“We were always confident that we would successfully complete the tunnel drive,” Seattle Tunnel Partners Project Manager Chris Dixon said. “The dedication and commitment of everyone on the Seattle Tunnel Partners team has been exceptional, and we wouldn’t be at this milestone without the hard work of our crews. We look forward to continuing this outstanding progress through project completion.”
STP still has significant work to complete before the tunnel opens. Crews must finish building the double-deck highway within the circular walls that were built by crews inside the tunneling machine. Mechanical and electrical systems, plumbing and safety features also must be installed.
Even as crews are installing these systems, crews will begin the extensive task of testing and commissioning the tunnel to ensure it’s ready for traffic. Inspectors will individually test more than 8,500 separate components before testing each of the tunnel’s various systems as a whole.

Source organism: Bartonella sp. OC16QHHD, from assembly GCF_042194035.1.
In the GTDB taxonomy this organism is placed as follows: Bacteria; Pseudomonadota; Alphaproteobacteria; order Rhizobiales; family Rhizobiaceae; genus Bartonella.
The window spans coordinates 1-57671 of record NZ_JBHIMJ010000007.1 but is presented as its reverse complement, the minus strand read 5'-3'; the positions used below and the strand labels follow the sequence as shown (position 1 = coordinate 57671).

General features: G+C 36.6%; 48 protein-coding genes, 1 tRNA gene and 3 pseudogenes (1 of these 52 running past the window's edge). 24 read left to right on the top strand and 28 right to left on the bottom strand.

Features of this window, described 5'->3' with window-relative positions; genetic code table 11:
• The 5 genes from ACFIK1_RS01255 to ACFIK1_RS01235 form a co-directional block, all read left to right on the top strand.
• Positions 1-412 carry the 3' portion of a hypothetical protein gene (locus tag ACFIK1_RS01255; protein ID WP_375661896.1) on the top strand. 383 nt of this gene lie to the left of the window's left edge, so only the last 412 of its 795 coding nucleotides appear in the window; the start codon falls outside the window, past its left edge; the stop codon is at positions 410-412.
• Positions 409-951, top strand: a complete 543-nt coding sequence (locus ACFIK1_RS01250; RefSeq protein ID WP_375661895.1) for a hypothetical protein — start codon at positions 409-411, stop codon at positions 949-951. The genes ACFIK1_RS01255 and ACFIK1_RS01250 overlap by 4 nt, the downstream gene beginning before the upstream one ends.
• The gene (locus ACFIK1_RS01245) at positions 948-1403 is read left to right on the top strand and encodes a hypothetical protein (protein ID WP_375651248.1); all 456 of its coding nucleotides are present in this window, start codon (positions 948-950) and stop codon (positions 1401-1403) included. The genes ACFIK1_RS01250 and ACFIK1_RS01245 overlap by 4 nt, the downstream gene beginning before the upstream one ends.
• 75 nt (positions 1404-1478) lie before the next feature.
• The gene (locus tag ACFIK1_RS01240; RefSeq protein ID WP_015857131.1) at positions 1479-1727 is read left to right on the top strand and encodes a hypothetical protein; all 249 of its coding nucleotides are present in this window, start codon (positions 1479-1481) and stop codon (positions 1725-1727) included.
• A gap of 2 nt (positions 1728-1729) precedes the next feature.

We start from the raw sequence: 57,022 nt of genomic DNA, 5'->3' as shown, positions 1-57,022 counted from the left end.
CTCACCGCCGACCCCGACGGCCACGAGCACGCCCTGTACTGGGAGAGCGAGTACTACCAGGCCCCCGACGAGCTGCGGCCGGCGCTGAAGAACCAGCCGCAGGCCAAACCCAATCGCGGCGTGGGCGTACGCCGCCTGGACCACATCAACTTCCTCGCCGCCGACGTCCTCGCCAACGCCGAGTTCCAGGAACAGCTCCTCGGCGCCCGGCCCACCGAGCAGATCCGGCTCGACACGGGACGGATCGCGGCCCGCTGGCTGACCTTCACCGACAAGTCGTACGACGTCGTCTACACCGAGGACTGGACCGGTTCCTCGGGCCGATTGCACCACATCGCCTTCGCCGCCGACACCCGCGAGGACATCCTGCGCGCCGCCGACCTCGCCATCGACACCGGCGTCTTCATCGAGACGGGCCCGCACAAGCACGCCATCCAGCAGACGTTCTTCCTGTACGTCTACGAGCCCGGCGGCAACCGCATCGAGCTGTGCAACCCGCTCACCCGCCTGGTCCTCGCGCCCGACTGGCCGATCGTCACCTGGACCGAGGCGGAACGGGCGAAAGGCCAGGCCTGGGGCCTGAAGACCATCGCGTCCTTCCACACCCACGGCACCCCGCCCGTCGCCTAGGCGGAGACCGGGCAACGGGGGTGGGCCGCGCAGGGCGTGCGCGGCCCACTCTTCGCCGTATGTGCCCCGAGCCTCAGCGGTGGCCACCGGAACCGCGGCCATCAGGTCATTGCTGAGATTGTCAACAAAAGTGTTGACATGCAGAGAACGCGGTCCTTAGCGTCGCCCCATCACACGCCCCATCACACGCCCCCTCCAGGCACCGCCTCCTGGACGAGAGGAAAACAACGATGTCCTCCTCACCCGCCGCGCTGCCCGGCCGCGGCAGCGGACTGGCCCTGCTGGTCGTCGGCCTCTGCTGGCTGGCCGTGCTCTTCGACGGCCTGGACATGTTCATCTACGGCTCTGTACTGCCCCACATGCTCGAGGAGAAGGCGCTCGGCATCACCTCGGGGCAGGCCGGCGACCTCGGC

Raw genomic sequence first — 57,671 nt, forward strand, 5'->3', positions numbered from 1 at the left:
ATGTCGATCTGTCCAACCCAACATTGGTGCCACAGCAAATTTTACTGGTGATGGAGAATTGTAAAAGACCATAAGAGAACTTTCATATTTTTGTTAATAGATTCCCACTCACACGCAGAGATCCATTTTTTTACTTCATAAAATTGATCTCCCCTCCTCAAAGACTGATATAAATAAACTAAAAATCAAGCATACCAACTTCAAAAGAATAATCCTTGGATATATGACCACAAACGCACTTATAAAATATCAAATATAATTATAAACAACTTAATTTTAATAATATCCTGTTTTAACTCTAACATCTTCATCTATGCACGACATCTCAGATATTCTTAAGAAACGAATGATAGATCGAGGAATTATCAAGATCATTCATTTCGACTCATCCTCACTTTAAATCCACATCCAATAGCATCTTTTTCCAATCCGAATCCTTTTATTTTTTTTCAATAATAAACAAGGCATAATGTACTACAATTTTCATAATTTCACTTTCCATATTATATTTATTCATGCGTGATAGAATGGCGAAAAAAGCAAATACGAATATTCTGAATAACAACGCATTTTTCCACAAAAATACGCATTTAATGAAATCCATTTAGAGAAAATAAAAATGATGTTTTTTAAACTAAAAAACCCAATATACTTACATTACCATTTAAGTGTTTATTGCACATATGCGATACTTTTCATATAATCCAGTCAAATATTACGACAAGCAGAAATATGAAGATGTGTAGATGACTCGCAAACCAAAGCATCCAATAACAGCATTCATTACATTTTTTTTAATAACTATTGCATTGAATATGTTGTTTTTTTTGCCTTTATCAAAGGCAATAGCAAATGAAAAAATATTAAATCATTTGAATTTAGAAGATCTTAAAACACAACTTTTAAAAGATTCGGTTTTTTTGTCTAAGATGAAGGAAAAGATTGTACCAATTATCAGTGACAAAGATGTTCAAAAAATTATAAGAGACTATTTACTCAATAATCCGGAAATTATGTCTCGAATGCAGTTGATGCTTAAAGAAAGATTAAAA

“This truly is a remarkable feat of engineering,” Transportation Secretary Roger Millar said. “There’s still work to be done, but the individuals working on this job should be proud of this accomplishment.”
Over the next several years, the City of Seattle’s Waterfront Seattle project will build new public space and a surface boulevard in the place of the double-deck viaduct, which is scheduled for demolition in 2019.